Growing urban water demand, recent recognition of tribal water rights, and needs for critical aquatic habitat in the face of the archaic law governing water allocation are driving people in the western United States to seek alternative methods to resolve water allocation disputes. The current ad hoc and locally driven approach to negotiation of basin-wide water issues runs the risk of overlooking broader interests. Whereas water use is local and rives local economies, the continued viability of our water resources and the legacy we leave to future generations in water infrastructure, social stability, an environmental amenities is national in scope. To ensure consideration of these broader interests, criteria for the evaluation of processes to negotiate the allocation of water and the resulting outcomes are necessary and can be defined as: efficiency, in terms of the cost of resolution; fairness in allocation of the benefits of use of the water resource; fairness in allocation of the benefits of use of the water resource; and durability as defined by the sustainability of both the institutions established to manage water and enforce water rights and the environmental health of the riparian system. Applications of these criteria to the Milk River Basin of Montana and the Truckee River Basin of California and Nevada indicates that the Milk River negotiations provided an efficient process resulting in a much fairer allocation of the benefits of use of the water resource and established durable institutions for management and enforcement of water rights. Nevertheless, the Milk River process may not result in a sustainable use of the water resource because solutions remain heavily reliant on state and federal subsidy and may do nothing to restore the environmental integrity of the aquatic system. In contrast, due to a shifting of power through litigation, negotiation on the Truckee River took place against a backdrop that gave equal voice to restoration of aquatic health. Nevertheless, institutions established to implement the Truckee River agreement may not provide sufficient flexibility to adapt to future change in water supply and demand, and the absence of a key party from the table during final negotiations may render the solutions vulnerable or at least more difficult to implement. The recommended criteria for evaluation attempts to span the gap between local and national objectives, between the reality that water use is local and drives local economies, and the fact that the continued viability of our water resources and the legacy we leave to future generations in water infrastructure, social stability, and environmental amenities is truly national in scope. In spanning that gap, the growing use of negotiation may herald a new era for water distribution and management in the West.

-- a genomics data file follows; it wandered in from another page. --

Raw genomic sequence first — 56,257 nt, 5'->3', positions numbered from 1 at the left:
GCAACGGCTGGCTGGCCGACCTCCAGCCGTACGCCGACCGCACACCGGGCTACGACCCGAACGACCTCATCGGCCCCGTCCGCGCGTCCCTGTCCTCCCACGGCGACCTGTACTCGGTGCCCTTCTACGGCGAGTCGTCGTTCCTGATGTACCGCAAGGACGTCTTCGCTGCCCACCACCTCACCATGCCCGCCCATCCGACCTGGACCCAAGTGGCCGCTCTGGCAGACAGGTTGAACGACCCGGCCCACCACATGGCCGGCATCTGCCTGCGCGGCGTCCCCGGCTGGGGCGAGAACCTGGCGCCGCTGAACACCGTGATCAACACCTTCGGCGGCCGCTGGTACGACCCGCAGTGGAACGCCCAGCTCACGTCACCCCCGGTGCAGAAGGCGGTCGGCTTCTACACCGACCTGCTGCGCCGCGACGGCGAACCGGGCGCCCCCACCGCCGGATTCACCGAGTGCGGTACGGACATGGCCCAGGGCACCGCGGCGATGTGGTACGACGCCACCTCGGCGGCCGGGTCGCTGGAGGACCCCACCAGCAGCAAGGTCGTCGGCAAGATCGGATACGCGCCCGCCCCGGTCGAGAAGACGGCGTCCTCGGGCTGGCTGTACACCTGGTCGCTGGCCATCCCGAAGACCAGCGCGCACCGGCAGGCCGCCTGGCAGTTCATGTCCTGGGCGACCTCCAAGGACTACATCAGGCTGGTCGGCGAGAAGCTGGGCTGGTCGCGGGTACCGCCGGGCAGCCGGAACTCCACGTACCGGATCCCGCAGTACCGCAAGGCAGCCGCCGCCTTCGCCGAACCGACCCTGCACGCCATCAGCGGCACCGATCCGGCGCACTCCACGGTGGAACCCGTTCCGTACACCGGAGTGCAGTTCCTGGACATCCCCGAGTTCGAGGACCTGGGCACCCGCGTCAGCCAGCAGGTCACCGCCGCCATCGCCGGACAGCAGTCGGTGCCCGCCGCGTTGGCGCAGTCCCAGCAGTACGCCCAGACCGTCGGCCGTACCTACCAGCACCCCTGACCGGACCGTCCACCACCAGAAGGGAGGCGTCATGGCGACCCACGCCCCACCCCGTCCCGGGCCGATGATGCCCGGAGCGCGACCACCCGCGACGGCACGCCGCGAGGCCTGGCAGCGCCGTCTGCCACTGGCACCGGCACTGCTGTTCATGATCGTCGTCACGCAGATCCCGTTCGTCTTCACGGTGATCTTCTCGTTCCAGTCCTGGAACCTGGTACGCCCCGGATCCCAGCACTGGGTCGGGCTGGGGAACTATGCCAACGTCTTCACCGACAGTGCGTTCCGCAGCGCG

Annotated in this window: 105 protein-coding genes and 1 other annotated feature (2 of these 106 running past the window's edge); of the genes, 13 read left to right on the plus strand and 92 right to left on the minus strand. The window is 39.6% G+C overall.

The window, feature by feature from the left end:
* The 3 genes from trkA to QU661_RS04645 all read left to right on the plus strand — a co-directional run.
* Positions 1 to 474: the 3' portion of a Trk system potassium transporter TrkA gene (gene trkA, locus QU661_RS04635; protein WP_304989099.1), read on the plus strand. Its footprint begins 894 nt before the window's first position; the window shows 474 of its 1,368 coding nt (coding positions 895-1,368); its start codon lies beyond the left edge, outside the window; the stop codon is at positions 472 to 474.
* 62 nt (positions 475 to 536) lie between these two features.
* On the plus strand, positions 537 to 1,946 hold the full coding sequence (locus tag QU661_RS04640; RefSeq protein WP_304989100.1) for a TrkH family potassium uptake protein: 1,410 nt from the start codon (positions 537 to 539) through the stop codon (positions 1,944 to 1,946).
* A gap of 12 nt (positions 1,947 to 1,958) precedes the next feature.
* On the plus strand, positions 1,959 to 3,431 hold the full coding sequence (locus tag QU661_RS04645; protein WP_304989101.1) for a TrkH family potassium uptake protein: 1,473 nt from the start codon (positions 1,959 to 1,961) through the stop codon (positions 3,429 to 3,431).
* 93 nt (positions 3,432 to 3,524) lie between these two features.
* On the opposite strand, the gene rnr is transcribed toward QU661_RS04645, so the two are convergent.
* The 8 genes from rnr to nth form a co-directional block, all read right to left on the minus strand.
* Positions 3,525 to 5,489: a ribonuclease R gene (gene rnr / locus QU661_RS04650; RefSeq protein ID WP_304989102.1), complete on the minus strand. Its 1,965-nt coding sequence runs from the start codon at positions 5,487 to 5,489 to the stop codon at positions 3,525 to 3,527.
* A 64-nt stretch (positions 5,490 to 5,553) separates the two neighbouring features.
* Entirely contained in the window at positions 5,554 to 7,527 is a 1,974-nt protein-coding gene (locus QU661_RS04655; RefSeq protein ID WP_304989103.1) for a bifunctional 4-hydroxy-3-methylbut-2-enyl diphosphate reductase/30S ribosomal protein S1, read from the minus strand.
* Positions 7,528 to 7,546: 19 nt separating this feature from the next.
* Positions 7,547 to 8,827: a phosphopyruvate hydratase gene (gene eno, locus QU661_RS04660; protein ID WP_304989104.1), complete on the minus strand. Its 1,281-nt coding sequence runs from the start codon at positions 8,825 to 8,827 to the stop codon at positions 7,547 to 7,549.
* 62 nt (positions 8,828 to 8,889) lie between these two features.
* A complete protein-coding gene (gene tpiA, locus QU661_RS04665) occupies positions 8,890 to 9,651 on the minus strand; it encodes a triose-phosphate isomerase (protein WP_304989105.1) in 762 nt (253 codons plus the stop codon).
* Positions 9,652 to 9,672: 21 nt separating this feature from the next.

33 Envt'l L. 949 (2003)